The window has been scrolled left (scroll-left) for some reason.
C-x < or C-<next> can get you into this state.
C-x > or C-<prior> can get you out of this state.
Note those commands are blocked by default. When using them the first time, you will be asked, whether or not to enable them, in the minibuffer.
Note: if you press two times C-x &...
That's to be expected because this is the Emacs Lisp reference, not the Emacs manual. It explains how a developer can adjust the vertical scrolling in a fine-grained way.
Emacs 26.1 introduced pixel-scroll-mode which demonstrates this capability.
Just customize option ccm-ignored-commands, adding recenter-top-bottom to the list of commands that centered-cursor-mode lets happen without kicking in afterward.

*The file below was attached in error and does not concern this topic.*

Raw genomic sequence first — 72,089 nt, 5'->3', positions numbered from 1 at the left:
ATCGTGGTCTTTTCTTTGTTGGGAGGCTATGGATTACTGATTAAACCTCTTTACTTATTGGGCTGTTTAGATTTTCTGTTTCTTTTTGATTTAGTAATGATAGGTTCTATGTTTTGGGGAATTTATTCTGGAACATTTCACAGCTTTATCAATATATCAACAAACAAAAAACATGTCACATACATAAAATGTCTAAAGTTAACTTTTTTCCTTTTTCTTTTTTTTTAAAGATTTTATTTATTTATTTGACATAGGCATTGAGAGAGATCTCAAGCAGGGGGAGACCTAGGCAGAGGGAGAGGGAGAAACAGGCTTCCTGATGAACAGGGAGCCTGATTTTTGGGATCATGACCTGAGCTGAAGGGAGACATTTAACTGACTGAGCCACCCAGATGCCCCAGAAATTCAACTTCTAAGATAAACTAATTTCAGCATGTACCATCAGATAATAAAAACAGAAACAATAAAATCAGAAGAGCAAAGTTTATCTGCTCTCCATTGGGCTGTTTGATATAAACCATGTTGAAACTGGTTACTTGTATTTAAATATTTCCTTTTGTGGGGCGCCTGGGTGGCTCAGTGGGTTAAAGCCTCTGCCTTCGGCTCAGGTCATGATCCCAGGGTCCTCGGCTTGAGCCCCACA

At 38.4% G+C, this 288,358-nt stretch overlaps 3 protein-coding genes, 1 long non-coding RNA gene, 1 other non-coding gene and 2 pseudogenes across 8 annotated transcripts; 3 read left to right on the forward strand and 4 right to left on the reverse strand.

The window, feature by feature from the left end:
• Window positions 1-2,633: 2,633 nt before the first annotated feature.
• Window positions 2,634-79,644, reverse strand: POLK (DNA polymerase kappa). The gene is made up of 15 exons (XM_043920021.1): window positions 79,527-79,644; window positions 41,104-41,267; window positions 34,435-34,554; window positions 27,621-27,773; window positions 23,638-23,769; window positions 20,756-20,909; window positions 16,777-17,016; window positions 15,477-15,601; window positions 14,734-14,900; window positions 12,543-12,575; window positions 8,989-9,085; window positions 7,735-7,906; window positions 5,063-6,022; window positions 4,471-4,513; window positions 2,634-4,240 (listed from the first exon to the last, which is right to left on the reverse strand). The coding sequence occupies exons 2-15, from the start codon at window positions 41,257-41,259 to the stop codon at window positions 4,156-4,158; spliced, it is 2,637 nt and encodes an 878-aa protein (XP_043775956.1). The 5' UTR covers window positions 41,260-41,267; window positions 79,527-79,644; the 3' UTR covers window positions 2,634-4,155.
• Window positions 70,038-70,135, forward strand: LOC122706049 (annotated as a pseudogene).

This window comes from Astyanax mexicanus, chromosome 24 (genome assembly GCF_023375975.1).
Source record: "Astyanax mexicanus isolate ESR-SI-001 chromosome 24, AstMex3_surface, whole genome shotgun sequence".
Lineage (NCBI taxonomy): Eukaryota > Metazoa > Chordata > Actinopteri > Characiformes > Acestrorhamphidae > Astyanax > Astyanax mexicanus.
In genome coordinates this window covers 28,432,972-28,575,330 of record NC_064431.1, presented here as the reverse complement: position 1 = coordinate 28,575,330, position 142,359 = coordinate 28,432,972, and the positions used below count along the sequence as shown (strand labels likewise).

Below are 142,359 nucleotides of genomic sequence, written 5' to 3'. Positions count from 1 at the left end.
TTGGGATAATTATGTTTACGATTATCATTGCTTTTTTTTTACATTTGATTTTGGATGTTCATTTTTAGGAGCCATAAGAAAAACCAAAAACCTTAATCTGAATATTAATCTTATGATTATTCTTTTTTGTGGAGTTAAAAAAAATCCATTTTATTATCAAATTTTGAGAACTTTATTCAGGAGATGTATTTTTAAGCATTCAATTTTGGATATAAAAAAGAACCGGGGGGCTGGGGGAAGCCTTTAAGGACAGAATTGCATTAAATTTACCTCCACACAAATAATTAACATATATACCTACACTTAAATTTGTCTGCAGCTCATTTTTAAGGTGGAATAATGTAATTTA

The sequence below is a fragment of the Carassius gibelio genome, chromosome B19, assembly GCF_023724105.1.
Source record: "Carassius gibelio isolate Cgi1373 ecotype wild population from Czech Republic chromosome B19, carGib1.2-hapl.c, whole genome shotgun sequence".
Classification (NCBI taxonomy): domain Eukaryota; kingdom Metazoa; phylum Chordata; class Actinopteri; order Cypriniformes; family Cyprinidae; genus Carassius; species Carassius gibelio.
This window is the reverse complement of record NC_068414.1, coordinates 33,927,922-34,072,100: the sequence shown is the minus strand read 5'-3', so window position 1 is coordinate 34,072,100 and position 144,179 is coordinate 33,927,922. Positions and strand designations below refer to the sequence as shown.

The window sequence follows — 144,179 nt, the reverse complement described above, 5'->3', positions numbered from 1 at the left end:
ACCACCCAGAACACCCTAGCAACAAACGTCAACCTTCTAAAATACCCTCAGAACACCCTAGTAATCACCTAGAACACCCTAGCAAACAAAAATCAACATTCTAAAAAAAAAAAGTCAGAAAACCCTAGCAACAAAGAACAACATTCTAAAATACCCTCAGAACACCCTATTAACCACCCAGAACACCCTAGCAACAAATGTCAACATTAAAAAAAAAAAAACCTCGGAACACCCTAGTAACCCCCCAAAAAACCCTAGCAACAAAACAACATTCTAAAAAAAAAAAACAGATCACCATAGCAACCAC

How I found this:
I never heard of centered-cursor-mode. I followed your link, downloaded the source file, and looked through its options, to start with. Saw this option, tried it.
Just adding to answer by @jue above.
The C-x < ("scroll-left") command horizontally scrolls all text lines to the left, which means that the window's view "pans" to the right. The emacs doc section on Horizontal-Scrolling does a pretty good job of explaining.
The way to get out of this pickle is as follows:
Get back to start-of-line ...
By default, lazy highlighting is lazy. It doesn't highlight beyond what's visible or has already been visible. You want to make it highlight matches everywhere, even those not yet visible.
Try setting option lazy-highlight-buffer to t. C-h v tells us:
lazy-highlight-buffer is a variable defined in isearch.el.
Its value is nil
You can customize this ...
The O.P. has indicated in a comment underneath the question that he/she has tried (and likes) the recommended setting (also set forth in a comment) of (setq scroll-conservatively 101); and, that the O.P. prefers that the setting be global (as opposed to just buffer-local for a particular major-mode). Many examples scattered over the internet use a value in ...